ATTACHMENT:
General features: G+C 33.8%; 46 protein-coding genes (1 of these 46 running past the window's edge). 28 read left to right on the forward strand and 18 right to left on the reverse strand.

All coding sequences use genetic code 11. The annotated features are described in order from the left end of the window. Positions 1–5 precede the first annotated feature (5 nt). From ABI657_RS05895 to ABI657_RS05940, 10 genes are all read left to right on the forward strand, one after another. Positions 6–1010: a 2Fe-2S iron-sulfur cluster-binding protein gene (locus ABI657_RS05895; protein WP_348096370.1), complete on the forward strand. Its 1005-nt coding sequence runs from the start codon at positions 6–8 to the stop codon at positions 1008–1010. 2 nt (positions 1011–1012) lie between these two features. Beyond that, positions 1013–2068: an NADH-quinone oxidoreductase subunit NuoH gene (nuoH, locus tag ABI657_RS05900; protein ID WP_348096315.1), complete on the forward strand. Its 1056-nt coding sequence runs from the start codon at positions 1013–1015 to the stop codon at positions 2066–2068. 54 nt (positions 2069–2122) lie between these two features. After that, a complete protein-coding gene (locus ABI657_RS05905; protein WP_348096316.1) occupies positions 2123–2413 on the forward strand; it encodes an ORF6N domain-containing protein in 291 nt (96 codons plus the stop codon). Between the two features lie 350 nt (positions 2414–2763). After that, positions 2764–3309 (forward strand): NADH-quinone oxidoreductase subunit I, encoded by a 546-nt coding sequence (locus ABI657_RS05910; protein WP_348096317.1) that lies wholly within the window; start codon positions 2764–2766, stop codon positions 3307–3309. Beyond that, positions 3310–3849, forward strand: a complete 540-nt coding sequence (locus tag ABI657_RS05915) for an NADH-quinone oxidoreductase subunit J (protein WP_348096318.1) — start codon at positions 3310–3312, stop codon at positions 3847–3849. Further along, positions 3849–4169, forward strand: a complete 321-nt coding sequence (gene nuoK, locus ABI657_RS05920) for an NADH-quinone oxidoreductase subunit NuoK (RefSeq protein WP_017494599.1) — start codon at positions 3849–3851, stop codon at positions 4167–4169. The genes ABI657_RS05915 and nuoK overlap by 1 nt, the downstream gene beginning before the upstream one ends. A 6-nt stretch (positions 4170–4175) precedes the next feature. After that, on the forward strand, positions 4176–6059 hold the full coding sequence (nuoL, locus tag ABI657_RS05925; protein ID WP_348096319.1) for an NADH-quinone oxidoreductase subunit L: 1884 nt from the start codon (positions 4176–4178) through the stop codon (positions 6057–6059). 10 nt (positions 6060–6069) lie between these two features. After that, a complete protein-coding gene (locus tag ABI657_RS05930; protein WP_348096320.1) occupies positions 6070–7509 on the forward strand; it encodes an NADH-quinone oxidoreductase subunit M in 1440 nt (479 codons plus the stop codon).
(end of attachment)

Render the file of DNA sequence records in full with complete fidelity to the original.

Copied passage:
General features: G+C 33.8%; 46 protein-coding genes (1 of these 46 running past the window's edge). 28 read left to right on the forward strand and 18 right to left on the reverse strand.

All coding sequences use genetic code 11. The annotated features are described in order from the left end of the window. Positions 1–5 precede the first annotated feature (5 nt). From ABI657_RS05895 to ABI657_RS05940, 10 genes are all read left to right on the forward strand, one after another. Positions 6–1010: a 2Fe-2S iron-sulfur cluster-binding protein gene (locus ABI657_RS05895; protein WP_348096370.1), complete on the forward strand. Its 1005-nt coding sequence runs from the start codon at positions 6–8 to the stop codon at positions 1008–1010. 2 nt (positions 1011–1012) lie between these two features. Beyond that, positions 1013–2068: an NADH-quinone oxidoreductase subunit NuoH gene (nuoH, locus tag ABI657_RS05900; protein ID WP_348096315.1), complete on the forward strand. Its 1056-nt coding sequence runs from the start codon at positions 1013–1015 to the stop codon at positions 2066–2068. 54 nt (positions 2069–2122) lie between these two features. After that, a complete protein-coding gene (locus ABI657_RS05905; protein WP_348096316.1) occupies positions 2123–2413 on the forward strand; it encodes an ORF6N domain-containing protein in 291 nt (96 codons plus the stop codon). Between the two features lie 350 nt (positions 2414–2763). After that, positions 2764–3309 (forward strand): NADH-quinone oxidoreductase subunit I, encoded by a 546-nt coding sequence (locus ABI657_RS05910; protein WP_348096317.1) that lies wholly within the window; start codon positions 2764–2766, stop codon positions 3307–3309. Beyond that, positions 3310–3849, forward strand: a complete 540-nt coding sequence (locus tag ABI657_RS05915) for an NADH-quinone oxidoreductase subunit J (protein WP_348096318.1) — start codon at positions 3310–3312, stop codon at positions 3847–3849. Further along, positions 3849–4169, forward strand: a complete 321-nt coding sequence (gene nuoK, locus ABI657_RS05920) for an NADH-quinone oxidoreductase subunit NuoK (RefSeq protein WP_017494599.1) — start codon at positions 3849–3851, stop codon at positions 4167–4169. The genes ABI657_RS05915 and nuoK overlap by 1 nt, the downstream gene beginning before the upstream one ends. A 6-nt stretch (positions 4170–4175) precedes the next feature. After that, on the forward strand, positions 4176–6059 hold the full coding sequence (nuoL, locus tag ABI657_RS05925; protein ID WP_348096319.1) for an NADH-quinone oxidoreductase subunit L: 1884 nt from the start codon (positions 4176–4178) through the stop codon (positions 6057–6059). 10 nt (positions 6060–6069) lie between these two features. After that, a complete protein-coding gene (locus tag ABI657_RS05930; protein WP_348096320.1) occupies positions 6070–7509 on the forward strand; it encodes an NADH-quinone oxidoreductase subunit M in 1440 nt (479 codons plus the stop codon).